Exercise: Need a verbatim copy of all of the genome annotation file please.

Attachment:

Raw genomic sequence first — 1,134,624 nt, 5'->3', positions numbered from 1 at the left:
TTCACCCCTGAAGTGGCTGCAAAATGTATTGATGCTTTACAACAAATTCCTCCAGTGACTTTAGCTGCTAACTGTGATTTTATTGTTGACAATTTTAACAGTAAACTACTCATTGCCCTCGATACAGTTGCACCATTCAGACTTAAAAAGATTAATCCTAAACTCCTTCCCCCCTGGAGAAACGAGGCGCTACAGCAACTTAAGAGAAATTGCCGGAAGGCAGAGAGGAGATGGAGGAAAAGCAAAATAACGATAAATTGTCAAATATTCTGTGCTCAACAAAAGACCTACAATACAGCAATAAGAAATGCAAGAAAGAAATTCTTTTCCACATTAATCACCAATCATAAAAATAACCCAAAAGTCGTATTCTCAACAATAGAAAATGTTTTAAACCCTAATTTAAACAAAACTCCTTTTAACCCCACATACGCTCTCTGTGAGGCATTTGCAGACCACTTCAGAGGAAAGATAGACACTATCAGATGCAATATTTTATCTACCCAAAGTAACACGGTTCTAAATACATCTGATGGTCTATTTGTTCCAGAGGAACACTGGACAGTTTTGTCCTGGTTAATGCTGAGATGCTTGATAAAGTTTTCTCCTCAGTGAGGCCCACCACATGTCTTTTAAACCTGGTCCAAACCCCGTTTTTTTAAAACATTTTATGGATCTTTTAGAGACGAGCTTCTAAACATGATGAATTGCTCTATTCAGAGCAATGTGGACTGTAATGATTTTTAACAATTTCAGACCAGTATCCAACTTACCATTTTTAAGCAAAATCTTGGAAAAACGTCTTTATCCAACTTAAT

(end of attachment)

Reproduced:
Raw genomic sequence first — 1,134,624 nt, 5'->3', positions numbered from 1 at the left:
TTCACCCCTGAAGTGGCTGCAAAATGTATTGATGCTTTACAACAAATTCCTCCAGTGACTTTAGCTGCTAACTGTGATTTTATTGTTGACAATTTTAACAGTAAACTACTCATTGCCCTCGATACAGTTGCACCATTCAGACTTAAAAAGATTAATCCTAAACTCCTTCCCCCCTGGAGAAACGAGGCGCTACAGCAACTTAAGAGAAATTGCCGGAAGGCAGAGAGGAGATGGAGGAAAAGCAAAATAACGATAAATTGTCAAATATTCTGTGCTCAACAAAAGACCTACAATACAGCAATAAGAAATGCAAGAAAGAAATTCTTTTCCACATTAATCACCAATCATAAAAATAACCCAAAAGTCGTATTCTCAACAATAGAAAATGTTTTAAACCCTAATTTAAACAAAACTCCTTTTAACCCCACATACGCTCTCTGTGAGGCATTTGCAGACCACTTCAGAGGAAAGATAGACACTATCAGATGCAATATTTTATCTACCCAAAGTAACACGGTTCTAAATACATCTGATGGTCTATTTGTTCCAGAGGAACACTGGACAGTTTTGTCCTGGTTAATGCTGAGATGCTTGATAAAGTTTTCTCCTCAGTGAGGCCCACCACATGTCTTTTAAACCTGGTCCAAACCCCGTTTTTTTAAAACATTTTATGGATCTTTTAGAGACGAGCTTCTAAACATGATGAATTGCTCTATTCAGAGCAATGTGGACTGTAATGATTTTTAACAATTTCAGACCAGTATCCAACTTACCATTTTTAAGCAAAATCTTGGAAAAACGTCTTTATCCAACTTAAT